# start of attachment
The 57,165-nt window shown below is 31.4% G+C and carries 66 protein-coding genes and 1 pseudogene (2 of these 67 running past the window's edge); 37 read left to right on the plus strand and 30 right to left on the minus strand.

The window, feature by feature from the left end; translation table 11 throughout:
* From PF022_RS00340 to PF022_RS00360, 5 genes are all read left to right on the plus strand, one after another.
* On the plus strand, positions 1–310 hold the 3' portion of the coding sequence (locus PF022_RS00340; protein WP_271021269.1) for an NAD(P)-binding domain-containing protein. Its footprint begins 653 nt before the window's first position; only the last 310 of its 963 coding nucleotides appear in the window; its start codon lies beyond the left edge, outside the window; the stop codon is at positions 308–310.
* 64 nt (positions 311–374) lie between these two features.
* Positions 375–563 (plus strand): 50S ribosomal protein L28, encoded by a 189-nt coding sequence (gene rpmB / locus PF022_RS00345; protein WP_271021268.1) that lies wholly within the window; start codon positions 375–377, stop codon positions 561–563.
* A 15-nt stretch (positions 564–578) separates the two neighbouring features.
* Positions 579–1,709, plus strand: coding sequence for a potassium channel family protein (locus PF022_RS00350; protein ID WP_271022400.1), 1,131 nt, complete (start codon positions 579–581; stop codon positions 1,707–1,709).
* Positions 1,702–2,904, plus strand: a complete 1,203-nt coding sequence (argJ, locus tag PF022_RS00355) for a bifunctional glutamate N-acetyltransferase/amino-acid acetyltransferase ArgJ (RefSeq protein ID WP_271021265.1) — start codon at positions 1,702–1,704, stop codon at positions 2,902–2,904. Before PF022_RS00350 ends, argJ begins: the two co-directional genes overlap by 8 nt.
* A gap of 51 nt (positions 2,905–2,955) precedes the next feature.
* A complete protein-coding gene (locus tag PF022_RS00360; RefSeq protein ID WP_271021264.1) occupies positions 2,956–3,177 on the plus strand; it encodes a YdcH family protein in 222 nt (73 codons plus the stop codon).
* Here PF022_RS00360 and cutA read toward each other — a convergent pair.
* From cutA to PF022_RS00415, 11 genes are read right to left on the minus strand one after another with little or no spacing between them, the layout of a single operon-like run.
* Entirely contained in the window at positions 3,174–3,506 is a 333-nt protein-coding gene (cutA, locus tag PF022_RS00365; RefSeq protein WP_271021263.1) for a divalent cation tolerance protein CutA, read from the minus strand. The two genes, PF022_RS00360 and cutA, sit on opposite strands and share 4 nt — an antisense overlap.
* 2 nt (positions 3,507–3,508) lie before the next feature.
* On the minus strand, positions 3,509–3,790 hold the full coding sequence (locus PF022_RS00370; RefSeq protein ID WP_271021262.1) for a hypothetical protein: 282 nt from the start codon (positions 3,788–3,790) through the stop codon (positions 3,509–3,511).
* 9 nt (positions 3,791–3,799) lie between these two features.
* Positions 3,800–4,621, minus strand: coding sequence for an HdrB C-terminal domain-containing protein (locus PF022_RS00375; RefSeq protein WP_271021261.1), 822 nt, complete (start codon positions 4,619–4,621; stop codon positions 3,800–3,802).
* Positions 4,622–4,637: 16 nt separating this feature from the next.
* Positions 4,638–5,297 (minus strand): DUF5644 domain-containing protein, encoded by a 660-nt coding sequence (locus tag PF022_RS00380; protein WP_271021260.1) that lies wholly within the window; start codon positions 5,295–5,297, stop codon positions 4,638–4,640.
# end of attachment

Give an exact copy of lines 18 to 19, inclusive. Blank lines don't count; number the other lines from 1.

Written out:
* Positions 3,800–4,621, minus strand: coding sequence for an HdrB C-terminal domain-containing protein (locus PF022_RS00375; RefSeq protein WP_271021261.1), 822 nt, complete (start codon positions 4,619–4,621; stop codon positions 3,800–3,802).
* Positions 4,622–4,637: 16 nt separating this feature from the next.